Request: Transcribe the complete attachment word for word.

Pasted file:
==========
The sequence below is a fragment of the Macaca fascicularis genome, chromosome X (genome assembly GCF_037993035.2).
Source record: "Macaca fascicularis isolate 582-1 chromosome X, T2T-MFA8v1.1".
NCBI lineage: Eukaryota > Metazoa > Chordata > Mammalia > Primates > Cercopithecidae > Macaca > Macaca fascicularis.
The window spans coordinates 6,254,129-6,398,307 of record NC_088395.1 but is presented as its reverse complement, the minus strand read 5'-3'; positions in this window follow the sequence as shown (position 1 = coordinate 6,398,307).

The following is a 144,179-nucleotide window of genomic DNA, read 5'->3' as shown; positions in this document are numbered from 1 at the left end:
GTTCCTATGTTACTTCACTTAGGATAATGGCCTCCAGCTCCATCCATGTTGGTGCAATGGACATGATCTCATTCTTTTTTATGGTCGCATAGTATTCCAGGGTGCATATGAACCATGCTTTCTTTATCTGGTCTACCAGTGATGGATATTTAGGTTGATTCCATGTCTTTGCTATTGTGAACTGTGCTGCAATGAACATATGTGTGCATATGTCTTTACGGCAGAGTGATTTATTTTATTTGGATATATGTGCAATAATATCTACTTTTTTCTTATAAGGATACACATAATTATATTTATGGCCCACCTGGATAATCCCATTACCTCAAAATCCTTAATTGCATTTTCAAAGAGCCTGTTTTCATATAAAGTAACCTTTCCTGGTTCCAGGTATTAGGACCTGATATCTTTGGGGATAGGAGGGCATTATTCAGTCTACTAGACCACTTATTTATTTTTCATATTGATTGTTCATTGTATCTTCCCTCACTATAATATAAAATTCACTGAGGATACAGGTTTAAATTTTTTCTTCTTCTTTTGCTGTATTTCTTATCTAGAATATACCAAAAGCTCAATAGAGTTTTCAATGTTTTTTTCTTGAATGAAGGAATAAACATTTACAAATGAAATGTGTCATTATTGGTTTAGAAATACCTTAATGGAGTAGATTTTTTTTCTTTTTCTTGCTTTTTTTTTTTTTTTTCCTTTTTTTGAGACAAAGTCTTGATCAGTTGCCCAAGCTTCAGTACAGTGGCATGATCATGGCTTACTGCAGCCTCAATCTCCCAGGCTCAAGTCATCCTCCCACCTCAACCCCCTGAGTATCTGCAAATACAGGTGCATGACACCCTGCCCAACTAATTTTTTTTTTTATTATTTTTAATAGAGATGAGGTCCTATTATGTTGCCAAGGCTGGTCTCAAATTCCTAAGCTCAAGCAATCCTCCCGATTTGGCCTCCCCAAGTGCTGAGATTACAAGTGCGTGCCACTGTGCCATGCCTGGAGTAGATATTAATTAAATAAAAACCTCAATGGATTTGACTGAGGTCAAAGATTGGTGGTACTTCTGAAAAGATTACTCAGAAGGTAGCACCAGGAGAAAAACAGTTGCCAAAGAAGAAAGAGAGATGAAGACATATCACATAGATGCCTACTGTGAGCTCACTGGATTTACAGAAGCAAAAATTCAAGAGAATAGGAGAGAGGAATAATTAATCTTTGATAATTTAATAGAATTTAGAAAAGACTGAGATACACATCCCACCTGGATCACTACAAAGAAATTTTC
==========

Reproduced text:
The sequence below is a fragment of the Macaca fascicularis genome, chromosome X (genome assembly GCF_037993035.2).
Source record: "Macaca fascicularis isolate 582-1 chromosome X, T2T-MFA8v1.1".
NCBI lineage: Eukaryota > Metazoa > Chordata > Mammalia > Primates > Cercopithecidae > Macaca > Macaca fascicularis.
The window spans coordinates 6,254,129-6,398,307 of record NC_088395.1 but is presented as its reverse complement, the minus strand read 5'-3'; positions in this window follow the sequence as shown (position 1 = coordinate 6,398,307).

The following is a 144,179-nucleotide window of genomic DNA, read 5'->3' as shown; positions in this document are numbered from 1 at the left end:
GTTCCTATGTTACTTCACTTAGGATAATGGCCTCCAGCTCCATCCATGTTGGTGCAATGGACATGATCTCATTCTTTTTTATGGTCGCATAGTATTCCAGGGTGCATATGAACCATGCTTTCTTTATCTGGTCTACCAGTGATGGATATTTAGGTTGATTCCATGTCTTTGCTATTGTGAACTGTGCTGCAATGAACATATGTGTGCATATGTCTTTACGGCAGAGTGATTTATTTTATTTGGATATATGTGCAATAATATCTACTTTTTTCTTATAAGGATACACATAATTATATTTATGGCCCACCTGGATAATCCCATTACCTCAAAATCCTTAATTGCATTTTCAAAGAGCCTGTTTTCATATAAAGTAACCTTTCCTGGTTCCAGGTATTAGGACCTGATATCTTTGGGGATAGGAGGGCATTATTCAGTCTACTAGACCACTTATTTATTTTTCATATTGATTGTTCATTGTATCTTCCCTCACTATAATATAAAATTCACTGAGGATACAGGTTTAAATTTTTTCTTCTTCTTTTGCTGTATTTCTTATCTAGAATATACCAAAAGCTCAATAGAGTTTTCAATGTTTTTTTCTTGAATGAAGGAATAAACATTTACAAATGAAATGTGTCATTATTGGTTTAGAAATACCTTAATGGAGTAGATTTTTTTTCTTTTTCTTGCTTTTTTTTTTTTTTTTCCTTTTTTTGAGACAAAGTCTTGATCAGTTGCCCAAGCTTCAGTACAGTGGCATGATCATGGCTTACTGCAGCCTCAATCTCCCAGGCTCAAGTCATCCTCCCACCTCAACCCCCTGAGTATCTGCAAATACAGGTGCATGACACCCTGCCCAACTAATTTTTTTTTTTATTATTTTTAATAGAGATGAGGTCCTATTATGTTGCCAAGGCTGGTCTCAAATTCCTAAGCTCAAGCAATCCTCCCGATTTGGCCTCCCCAAGTGCTGAGATTACAAGTGCGTGCCACTGTGCCATGCCTGGAGTAGATATTAATTAAATAAAAACCTCAATGGATTTGACTGAGGTCAAAGATTGGTGGTACTTCTGAAAAGATTACTCAGAAGGTAGCACCAGGAGAAAAACAGTTGCCAAAGAAGAAAGAGAGATGAAGACATATCACATAGATGCCTACTGTGAGCTCACTGGATTTACAGAAGCAAAAATTCAAGAGAATAGGAGAGAGGAATAATTAATCTTTGATAATTTAATAGAATTTAGAAAAGACTGAGATACACATCCCACCTGGATCACTACAAAGAAATTTTC